IBD in Dogs: Symptoms and Treatments

IBD in Dogs: What You Need to Know

Dogs aren’t known for their sophisticated palates. Their tendency to eat first and react later can easily backfire on them. So when they get sick and experience symptoms like diarrhea, nausea, vomiting or a loss of appetite it may be easy for a pet parent to think it was that stolen helping of birthday cake.

But if these symptoms persist for weeks even intermittently they may be symptomatic of inflammatory bowel disease (IBD), a chronic condition that occurs when the lining of the gastrointestinal tract becomes inflamed and loses its ability to properly digest and absorb nutrients.

While the exact causes of IBD are not well defined and vary between individuals, Dawn Kingsbury, DVM and Chief Veterinary Officer at AnimalBiome, says there are several common factors at play among dogs with IBD.

“IBD is the result of a complex interplay of factors that include your dog’s genetics, i.e., some breeds are predisposed to it; environmental factors, which can increase your dog’s susceptibility to IBD such as, his exposure to chemicals and other animals, lifestyle and diet; the microbial population that lives in his gut, which if he has IBD, gets out of balance; and his immune system which becomes overly reactive or inflamed.”

If your dog has been diagnosed with IBD, you may already be aware that it can be as difficult to diagnose and treat in dogs as it is in humans.

“Often pet parents hope that their dog can have one test and get a diagnosis. With IBD a long list of tests all have to come back negative before the diagnosis of IBD can be given,” Kingsbury says.

And, while it’s fine for pet parents to rely on their regular veterinarian for IBD treatment, if you’re not seeing progress after two or three months Kingsbury says it’s reasonable to seek out a specialist. She suggests consulting www.vetspecialists.com for a list of local internal medicine veterinarians.

Here are some guidelines to help you navigate the path forward.

Symptoms of IBD

  • Chronic intermittent vomiting
  • Diarrhea
  • Loss of appetite
  • Picky eater or “not wanting to eat what they used to eat”
  • Nausea
  • Frequent lip licking
  • Increase in drooling especially when they’re presented with food but they don’t eat it
  • Burping, extended neck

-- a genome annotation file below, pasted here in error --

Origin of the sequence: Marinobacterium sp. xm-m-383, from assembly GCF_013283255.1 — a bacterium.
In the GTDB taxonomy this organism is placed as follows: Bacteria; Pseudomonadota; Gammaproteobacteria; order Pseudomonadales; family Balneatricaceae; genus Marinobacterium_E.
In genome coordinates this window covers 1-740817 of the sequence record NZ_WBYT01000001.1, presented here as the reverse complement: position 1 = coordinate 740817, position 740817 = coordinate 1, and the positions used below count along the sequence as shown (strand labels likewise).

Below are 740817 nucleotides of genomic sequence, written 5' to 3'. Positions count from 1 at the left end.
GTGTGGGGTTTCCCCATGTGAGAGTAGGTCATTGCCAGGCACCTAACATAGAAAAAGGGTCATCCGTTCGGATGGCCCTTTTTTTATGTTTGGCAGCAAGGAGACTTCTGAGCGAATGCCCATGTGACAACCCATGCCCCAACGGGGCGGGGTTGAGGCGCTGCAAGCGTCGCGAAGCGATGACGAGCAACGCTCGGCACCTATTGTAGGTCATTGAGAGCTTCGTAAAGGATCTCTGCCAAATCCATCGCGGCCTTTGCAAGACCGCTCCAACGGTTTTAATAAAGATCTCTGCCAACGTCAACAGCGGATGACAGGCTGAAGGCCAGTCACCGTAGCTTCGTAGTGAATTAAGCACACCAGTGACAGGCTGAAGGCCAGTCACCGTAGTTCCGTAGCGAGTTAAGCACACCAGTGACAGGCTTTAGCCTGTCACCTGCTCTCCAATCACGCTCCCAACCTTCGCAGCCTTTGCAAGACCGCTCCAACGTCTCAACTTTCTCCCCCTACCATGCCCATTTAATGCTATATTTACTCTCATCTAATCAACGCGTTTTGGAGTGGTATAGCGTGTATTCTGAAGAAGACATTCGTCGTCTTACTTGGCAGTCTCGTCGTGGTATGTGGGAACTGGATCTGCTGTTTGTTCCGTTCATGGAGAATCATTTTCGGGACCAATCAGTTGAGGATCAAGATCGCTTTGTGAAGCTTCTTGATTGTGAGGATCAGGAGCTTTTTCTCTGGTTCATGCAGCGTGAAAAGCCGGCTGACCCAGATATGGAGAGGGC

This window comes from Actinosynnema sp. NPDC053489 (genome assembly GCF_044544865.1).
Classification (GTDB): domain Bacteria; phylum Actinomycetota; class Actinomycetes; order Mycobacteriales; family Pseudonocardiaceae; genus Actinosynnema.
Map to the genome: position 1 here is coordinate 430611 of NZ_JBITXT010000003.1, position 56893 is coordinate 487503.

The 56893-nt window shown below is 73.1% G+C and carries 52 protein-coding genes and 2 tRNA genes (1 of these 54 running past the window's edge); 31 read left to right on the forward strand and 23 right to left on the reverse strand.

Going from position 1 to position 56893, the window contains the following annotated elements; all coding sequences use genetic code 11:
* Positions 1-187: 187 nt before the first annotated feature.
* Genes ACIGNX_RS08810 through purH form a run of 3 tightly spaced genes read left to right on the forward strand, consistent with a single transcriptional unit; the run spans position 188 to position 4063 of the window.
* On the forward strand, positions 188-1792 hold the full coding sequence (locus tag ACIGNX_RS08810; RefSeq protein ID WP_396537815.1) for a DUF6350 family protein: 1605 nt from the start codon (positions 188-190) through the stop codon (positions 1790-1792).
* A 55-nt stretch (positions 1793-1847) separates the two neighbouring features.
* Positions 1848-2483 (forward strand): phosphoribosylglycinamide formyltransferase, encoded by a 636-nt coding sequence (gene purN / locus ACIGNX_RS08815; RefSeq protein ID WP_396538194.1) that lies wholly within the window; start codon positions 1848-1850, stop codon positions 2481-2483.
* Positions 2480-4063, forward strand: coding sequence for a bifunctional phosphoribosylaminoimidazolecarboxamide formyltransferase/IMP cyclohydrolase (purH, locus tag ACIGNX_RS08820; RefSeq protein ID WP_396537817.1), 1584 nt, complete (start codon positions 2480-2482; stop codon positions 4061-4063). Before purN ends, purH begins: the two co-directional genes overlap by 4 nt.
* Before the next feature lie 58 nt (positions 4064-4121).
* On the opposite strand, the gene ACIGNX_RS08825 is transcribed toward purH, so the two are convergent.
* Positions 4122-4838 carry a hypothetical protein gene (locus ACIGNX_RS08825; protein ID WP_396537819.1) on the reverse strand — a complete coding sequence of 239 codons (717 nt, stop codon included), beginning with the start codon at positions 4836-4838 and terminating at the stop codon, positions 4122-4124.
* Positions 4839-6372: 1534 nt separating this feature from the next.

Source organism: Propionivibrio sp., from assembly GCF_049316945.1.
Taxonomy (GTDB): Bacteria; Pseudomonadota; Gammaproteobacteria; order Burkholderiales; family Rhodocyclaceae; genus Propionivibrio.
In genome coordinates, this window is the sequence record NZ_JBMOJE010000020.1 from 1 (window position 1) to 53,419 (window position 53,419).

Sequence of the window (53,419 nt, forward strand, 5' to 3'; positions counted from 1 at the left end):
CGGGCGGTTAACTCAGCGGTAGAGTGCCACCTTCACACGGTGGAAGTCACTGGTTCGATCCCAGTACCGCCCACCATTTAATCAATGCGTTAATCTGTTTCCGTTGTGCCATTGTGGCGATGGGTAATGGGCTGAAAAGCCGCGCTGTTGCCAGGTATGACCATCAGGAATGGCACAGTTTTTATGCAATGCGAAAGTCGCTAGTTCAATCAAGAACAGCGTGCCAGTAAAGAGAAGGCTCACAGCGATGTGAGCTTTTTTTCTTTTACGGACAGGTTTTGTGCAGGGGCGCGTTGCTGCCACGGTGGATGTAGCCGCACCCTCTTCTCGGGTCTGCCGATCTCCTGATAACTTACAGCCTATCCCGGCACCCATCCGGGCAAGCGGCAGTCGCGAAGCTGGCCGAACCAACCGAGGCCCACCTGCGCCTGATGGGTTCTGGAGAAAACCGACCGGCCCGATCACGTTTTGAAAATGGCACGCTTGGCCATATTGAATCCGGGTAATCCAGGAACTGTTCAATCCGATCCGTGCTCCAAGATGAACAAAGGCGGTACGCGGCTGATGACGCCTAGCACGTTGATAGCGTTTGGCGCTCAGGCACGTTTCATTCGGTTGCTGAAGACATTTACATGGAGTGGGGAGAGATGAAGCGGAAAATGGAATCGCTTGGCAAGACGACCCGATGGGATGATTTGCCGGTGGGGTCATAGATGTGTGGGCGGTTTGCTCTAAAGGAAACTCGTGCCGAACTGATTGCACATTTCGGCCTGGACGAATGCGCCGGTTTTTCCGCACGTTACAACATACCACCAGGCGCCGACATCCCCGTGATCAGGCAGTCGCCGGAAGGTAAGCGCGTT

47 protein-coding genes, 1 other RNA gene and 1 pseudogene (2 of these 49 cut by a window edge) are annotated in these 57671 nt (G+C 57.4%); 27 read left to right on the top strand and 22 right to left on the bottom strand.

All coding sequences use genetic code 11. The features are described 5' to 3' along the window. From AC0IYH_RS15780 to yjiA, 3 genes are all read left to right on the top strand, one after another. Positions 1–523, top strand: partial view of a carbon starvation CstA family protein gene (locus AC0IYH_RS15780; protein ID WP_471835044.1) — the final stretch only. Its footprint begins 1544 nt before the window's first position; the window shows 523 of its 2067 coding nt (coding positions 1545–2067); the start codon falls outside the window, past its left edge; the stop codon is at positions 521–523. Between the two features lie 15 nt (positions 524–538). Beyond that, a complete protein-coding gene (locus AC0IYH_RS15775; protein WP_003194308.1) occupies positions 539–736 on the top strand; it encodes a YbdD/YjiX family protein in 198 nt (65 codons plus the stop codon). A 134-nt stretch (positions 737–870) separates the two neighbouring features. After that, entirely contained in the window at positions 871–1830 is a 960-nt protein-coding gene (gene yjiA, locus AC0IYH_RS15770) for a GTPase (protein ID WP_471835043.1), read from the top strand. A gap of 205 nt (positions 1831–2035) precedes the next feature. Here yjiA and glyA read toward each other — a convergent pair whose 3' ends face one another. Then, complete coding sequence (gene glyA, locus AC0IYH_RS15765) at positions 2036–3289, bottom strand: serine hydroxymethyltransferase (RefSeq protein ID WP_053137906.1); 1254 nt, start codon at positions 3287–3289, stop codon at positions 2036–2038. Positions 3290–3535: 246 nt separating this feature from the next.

• Heartburn, acid reflux
  • Flatulence
  • Gut grumbling, rumbly in the tummy
  • Bloating

If these symptoms persist continuously or even intermittently, it’s important to get your dog to the vet. If your dog experiences diarrhea for more than three weeks, or vomits intermittently for more than two months, IBD could be the cause.

Kingsbury also mentions big-chested dogs such Great Danes, Irish setters, Dobermans and boxers, are more susceptible to severe, acute bloating which requires emergency care.

“Gastric dilatation volvulus or bloat can be hard to see in those breeds because most of their stomach is up under their ribcage. If a dog is acutely bloated, the stomach may have twisted and basically closed off the entrance & exit. Gas builds up. The blood supply to the stomach is cut off. GDV is a surgical emergency. If you see non-productive retching for 30 minutes in a large breed dog, go immediately to the vet.”

How is IBD in Dogs Diagnosed?

Dog IBD: How are dogs diagnosed with inflammatory bowel disease?

The first stage usually involves a series of treatment trials to eliminate a variety of other intestinal disorders. Kingsbury says your veterinarian will initially test for pathogens and parasites and follow with a dietary trial at a minimum. Here is a link to a recent article directed at vets which discusses testing.

Fecal testing &/or deworming help to ensure that GI pathogens & parasites are not present in the GI tract and contributing to your dog’s GI symptoms.

Blood Work

Screening blood work often includes complete blood count, biochemistry and urinalysis. These tests are looking for clues of smoldering infection, anemia - low red blood cells which could indicate chronic GI blood loss, as well as to check other organs like the liver and kidneys which may show similar chronic signs when diseased. Blood work can rule out diabetes and other pancreatic diseases.

Cortisol levels screen for Addison’s disease which is a hormonal disease which results in an inability to handle stress. Addison's may result in intermittent GI signs in mildly affected individuals to full blown acute bloody diarrhea and shock in severely affected dogs. Measuring vitamin B12 levels [which are critical to cell growth and proliferation] are important in any case with long standing diarrhea. Often this is done concurrently with folate levels, which can suggest gut bacteria imbalances.

Other diagnostic imaging tests may include x-rays, ultrasound or even CT depending on the particular case.


Kingsbury says endoscopy is the gold standard for determining IBD. Because it is costly, uses special equipment and requires anesthesia, your vet may exhaust all other possibilities first. Tissue biopsying involves passing an endoscope into your dog’s stomach and first part of the intestines and/or the colon to collect pinch tissue samples. These samples are then sent to a pathologist’s lab where they are evaluated under the microscope for inflammation: too many white blood cells within the tissue and changes in the architecture of the inside lining of the bowel wall, as well as looking for any underlying causes, such as certain infections or cancer.

IBD Treatments for Dogs

Different types of treatment for IBD dogs, first start out with diet and food trials

Diet and Food Trials

A food trial rules out the possibility that your dog may have a food intolerance or allergy. This involves exclusively feeding your dog a commercial or homemade diet of a novel or high quality protein that may not be part of his regular diet such as duck, bison, rabbit or venison. If this initial trial fails, then a second trial may be prescribed that consists of hydrolyzed protein, which uses water to break food into tiny particles that do not trigger the immune system.

Food trials are successful in about half of chronic diarrhea cases but they can be time consuming. Their success is dependent on whether you can completely control what your dog eats which means eliminating favorite treats and snacks, like occasionally finishing the cat’s food, during the trial.